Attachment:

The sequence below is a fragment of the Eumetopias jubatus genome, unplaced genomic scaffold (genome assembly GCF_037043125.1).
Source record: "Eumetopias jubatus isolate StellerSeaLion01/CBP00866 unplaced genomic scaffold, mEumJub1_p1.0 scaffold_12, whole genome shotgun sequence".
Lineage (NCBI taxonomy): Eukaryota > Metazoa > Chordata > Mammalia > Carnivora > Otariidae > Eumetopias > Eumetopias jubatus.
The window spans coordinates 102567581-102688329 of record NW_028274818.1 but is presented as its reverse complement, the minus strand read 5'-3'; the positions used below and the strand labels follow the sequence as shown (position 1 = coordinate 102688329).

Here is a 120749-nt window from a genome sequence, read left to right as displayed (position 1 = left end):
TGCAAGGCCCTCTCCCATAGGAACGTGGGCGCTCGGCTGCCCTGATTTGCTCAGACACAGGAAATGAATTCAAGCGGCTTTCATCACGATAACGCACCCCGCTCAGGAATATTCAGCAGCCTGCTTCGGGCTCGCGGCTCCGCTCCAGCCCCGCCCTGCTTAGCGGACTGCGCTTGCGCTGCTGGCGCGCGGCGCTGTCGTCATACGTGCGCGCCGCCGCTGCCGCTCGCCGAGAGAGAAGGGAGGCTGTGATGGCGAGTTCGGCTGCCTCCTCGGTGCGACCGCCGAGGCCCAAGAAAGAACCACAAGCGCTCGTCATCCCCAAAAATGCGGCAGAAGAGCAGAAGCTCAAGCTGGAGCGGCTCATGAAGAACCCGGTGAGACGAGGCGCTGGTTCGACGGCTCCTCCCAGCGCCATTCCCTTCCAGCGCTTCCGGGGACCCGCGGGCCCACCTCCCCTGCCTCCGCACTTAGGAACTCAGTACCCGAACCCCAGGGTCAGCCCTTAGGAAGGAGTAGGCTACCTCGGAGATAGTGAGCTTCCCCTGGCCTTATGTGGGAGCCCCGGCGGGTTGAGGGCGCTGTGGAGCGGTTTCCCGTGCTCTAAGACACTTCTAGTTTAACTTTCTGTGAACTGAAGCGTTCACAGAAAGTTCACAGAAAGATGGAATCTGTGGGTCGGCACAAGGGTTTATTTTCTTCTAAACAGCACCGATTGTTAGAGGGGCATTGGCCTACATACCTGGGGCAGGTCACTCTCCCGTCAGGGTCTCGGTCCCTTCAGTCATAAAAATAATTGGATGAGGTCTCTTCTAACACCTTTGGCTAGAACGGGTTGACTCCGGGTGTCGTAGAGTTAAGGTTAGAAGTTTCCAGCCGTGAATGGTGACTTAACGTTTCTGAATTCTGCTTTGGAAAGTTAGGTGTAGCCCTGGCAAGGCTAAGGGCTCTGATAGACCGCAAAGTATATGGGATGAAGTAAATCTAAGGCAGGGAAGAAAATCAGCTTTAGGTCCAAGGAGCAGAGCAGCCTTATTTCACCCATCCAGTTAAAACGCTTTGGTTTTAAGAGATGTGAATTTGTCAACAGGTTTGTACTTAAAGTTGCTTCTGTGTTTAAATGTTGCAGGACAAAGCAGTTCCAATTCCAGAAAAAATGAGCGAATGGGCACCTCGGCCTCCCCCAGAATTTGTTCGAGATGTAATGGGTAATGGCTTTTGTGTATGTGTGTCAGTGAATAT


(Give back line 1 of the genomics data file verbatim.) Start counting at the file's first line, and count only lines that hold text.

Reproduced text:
The sequence below is a fragment of the Eumetopias jubatus genome, unplaced genomic scaffold (genome assembly GCF_037043125.1).